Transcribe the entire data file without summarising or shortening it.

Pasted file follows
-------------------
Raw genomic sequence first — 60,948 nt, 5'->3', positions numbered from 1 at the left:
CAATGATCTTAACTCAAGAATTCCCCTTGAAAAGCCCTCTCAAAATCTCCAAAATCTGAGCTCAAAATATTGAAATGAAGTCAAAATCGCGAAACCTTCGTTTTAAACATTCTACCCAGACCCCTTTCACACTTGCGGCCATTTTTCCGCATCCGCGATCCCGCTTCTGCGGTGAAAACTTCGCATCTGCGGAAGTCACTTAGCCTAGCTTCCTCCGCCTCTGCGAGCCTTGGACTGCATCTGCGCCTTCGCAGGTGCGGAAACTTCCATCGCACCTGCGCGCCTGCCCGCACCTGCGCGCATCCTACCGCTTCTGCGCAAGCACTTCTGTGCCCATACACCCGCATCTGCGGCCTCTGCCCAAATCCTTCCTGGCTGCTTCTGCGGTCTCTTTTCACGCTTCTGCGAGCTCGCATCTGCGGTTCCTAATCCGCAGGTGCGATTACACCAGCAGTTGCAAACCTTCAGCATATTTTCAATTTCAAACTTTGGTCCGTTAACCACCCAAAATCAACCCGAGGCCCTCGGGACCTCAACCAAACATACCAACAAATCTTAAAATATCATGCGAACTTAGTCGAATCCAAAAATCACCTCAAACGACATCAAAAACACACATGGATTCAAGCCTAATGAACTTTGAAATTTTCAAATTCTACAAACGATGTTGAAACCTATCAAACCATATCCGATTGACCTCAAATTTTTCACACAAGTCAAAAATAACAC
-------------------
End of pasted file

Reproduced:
Raw genomic sequence first — 60,948 nt, 5'->3', positions numbered from 1 at the left:
CAATGATCTTAACTCAAGAATTCCCCTTGAAAAGCCCTCTCAAAATCTCCAAAATCTGAGCTCAAAATATTGAAATGAAGTCAAAATCGCGAAACCTTCGTTTTAAACATTCTACCCAGACCCCTTTCACACTTGCGGCCATTTTTCCGCATCCGCGATCCCGCTTCTGCGGTGAAAACTTCGCATCTGCGGAAGTCACTTAGCCTAGCTTCCTCCGCCTCTGCGAGCCTTGGACTGCATCTGCGCCTTCGCAGGTGCGGAAACTTCCATCGCACCTGCGCGCCTGCCCGCACCTGCGCGCATCCTACCGCTTCTGCGCAAGCACTTCTGTGCCCATACACCCGCATCTGCGGCCTCTGCCCAAATCCTTCCTGGCTGCTTCTGCGGTCTCTTTTCACGCTTCTGCGAGCTCGCATCTGCGGTTCCTAATCCGCAGGTGCGATTACACCAGCAGTTGCAAACCTTCAGCATATTTTCAATTTCAAACTTTGGTCCGTTAACCACCCAAAATCAACCCGAGGCCCTCGGGACCTCAACCAAACATACCAACAAATCTTAAAATATCATGCGAACTTAGTCGAATCCAAAAATCACCTCAAACGACATCAAAAACACACATGGATTCAAGCCTAATGAACTTTGAAATTTTCAAATTCTACAAACGATGTTGAAACCTATCAAACCATATCCGATTGACCTCAAATTTTTCACACAAGTCAAAAATAACAC